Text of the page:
Once the balls are finished, they travel via ocean to Alexander City, Alabama for a three- to four-week testing process, where the balls must pass diameter, weight, and rebound checks. The NBA ball must be inflated between 7.5 and 8.5 ounces per square inch, and when dropped from six feet, the basketball should bounce 52-56 inches high.

In 2006, the NBA committed a flagrant foul and tried to implement polyurethane leather basketballs. The composite material was viewed by the sporting goods industry as the next new thing and the balls were less expensive to produce than real leather balls. However, the new feel and the difference in rebound height led the NBA Players Association to file two unfair labor practice charges with the National Labor Relations Board. The NBA quickly went back to real leather.

China NBA Viewers

That’s the Way the Geopolitical Ball Bounces

While the contract with Spalding still had two years to run, in May 2020 the NBA announced that Wilson would be the official game ball starting in 2021-2022, the league’s 75th anniversary season. In the press release announcing the upcoming partnership with the NBA, Kevin Murphy, the General Manager of Wilson Basketball said, “Our commitment to growing the game of basketball on the global stage is at the heart of Wilson and our new partnership with the NBA.”

Of course, China is of major strategic importance to advancing that global growth. More than 600 million viewers in China watched NBA content during the 2017-18 season. Tensions between China and the NBA flared in fall 2019, when a tweet from a Houston Rockets executive supporting Hong Kong’s pro-democracy protesters prompted China to blackout NBA broadcasts and streaming in China.

Game three of the 2020 NBA finals coincided with the one-year anniversary of the tweet. While the finals had been streaming on China’s Tencent, state broadcaster CCTV’s decision to televise game five of the finals marked the first NBA broadcast in the country in over a year. Meanwhile, the NBA continues to face scrutiny for its relationship with China, which was only heightened in the summer of 2020 following reports of abuse at NBA-run Chinese basketball academies.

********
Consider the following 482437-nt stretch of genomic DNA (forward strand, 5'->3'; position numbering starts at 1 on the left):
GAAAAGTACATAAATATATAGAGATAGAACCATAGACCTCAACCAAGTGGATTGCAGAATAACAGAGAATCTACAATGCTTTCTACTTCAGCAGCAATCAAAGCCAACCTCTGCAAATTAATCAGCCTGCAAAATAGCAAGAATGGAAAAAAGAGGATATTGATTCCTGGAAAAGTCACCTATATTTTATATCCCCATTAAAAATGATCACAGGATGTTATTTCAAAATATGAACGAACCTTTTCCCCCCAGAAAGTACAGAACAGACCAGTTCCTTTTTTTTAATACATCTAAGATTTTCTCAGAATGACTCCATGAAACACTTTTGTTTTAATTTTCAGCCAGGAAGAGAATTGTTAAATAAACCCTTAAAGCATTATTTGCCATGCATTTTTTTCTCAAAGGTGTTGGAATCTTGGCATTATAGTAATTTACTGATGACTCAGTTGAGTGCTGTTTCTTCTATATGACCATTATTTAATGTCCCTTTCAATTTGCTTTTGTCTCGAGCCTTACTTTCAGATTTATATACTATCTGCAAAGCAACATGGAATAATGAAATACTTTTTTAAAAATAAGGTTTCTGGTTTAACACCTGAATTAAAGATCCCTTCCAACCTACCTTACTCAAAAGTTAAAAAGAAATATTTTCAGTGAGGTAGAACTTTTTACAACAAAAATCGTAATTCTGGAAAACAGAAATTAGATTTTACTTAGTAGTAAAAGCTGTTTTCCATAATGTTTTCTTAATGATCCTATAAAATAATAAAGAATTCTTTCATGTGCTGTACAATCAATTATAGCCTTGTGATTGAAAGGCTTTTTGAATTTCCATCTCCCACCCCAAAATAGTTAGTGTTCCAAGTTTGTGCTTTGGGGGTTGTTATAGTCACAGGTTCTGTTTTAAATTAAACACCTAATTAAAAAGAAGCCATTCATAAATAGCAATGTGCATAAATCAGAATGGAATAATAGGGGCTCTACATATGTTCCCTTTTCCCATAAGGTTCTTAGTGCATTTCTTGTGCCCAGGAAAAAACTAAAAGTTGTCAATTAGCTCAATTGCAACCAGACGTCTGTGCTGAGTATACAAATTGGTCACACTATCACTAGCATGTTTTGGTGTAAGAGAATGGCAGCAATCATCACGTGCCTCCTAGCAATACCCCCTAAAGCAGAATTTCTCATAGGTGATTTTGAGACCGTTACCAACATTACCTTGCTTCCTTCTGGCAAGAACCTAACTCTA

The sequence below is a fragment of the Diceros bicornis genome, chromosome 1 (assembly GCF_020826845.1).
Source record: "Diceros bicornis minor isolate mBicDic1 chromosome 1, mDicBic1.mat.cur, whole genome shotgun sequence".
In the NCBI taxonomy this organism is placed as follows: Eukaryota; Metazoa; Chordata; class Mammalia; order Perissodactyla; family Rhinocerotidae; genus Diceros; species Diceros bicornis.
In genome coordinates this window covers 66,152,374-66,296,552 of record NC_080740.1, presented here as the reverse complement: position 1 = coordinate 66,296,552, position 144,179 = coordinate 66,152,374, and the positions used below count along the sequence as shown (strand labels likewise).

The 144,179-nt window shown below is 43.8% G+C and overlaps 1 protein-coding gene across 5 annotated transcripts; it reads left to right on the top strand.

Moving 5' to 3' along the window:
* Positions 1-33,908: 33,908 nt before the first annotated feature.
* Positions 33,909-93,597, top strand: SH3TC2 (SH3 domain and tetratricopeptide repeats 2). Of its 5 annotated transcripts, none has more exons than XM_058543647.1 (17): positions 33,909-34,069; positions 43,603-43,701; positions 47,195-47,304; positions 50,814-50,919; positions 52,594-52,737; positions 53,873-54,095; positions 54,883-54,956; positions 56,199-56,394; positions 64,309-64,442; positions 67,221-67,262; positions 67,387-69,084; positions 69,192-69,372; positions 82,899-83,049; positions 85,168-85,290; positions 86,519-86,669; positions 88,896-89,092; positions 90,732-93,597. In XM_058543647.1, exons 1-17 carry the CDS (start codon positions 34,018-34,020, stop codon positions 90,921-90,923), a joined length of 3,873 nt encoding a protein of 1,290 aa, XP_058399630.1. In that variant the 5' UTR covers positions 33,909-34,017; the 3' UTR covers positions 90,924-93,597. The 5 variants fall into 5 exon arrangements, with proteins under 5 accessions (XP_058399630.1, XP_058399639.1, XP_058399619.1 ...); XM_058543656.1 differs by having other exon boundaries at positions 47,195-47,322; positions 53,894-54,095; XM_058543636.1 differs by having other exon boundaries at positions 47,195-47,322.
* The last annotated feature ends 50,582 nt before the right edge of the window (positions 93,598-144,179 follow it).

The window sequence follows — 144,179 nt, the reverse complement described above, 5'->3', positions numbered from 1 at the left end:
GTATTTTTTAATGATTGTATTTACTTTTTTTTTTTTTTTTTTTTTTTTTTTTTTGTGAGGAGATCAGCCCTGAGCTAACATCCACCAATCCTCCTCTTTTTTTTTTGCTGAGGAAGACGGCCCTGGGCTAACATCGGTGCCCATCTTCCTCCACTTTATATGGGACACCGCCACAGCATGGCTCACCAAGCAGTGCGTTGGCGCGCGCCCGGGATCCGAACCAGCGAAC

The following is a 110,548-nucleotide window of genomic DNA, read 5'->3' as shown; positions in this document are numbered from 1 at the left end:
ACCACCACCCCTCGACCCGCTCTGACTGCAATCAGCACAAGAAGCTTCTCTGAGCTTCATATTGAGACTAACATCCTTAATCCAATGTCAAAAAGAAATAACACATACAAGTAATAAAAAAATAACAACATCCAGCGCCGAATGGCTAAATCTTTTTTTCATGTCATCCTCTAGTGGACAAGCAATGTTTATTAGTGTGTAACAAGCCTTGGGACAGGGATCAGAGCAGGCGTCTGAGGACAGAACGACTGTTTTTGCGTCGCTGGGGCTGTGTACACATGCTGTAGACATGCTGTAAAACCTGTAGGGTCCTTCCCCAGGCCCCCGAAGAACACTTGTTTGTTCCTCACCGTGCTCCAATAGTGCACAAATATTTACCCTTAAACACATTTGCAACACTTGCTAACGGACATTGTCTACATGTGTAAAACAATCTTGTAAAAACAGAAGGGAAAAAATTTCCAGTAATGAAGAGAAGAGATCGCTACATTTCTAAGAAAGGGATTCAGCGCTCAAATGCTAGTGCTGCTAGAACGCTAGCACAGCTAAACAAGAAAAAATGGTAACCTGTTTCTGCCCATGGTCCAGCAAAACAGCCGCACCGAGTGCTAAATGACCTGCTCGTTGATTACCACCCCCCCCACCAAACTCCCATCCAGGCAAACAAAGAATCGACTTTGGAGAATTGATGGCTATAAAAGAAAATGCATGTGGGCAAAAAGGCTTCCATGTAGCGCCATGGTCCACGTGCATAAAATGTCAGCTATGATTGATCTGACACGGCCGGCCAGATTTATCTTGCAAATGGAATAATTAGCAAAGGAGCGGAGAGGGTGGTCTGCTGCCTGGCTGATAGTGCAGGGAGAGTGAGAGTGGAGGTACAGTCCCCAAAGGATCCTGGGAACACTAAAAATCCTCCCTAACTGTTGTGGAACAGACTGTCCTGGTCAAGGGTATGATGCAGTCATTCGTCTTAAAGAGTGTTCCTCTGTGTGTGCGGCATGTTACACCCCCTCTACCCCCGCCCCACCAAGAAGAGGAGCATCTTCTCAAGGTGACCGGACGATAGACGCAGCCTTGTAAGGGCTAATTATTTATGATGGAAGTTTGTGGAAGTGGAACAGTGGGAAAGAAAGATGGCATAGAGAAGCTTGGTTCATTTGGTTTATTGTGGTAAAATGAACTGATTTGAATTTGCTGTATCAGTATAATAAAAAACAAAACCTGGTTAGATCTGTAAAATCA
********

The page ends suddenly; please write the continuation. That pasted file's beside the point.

The league continues to try to navigate these issues, aware that there remains tremendous interest in the NBA in China and huge financial opportunity. Similarly, Wilson Basketball’s Murphy noted, “We have to perform in the U.S., but the growth will come from global sales. We have a presence in China, which is a very fragmented market (for basketball sales) and a big opportunity for us.”

Wilson in China

Outside the United States, Wilson currently has rights to the Canadian Collegiate Athletic Association, the Basketball Champions League in Europe and the National Basketball League in Australia. As part of the deal with the NBA, Wilson will also be the official game ball of the Basketball Africa League.

Interestingly, while current NBA ball rights holder Spalding is owned by Fruit of the Loom (which is owned by Warren Buffet’s Berkshire Hathaway), the Wilson brand is part of Amer Sports Corporation, a Chinese-owned Finnish sporting company.

Jump Ball

Wilson has said that its NBA balls will have the same eight-panel configuration and that it will continue to source from the Horween Leather Company, which is already the sole supplier of leather for Wilson’s official NFL game balls. Other U.S. and global supplier decisions are unclear. Mindful of the 2006 synthetic ball fiasco, Wilson has said its engineers and product designers would work with NBA players to develop and approve the new basketball.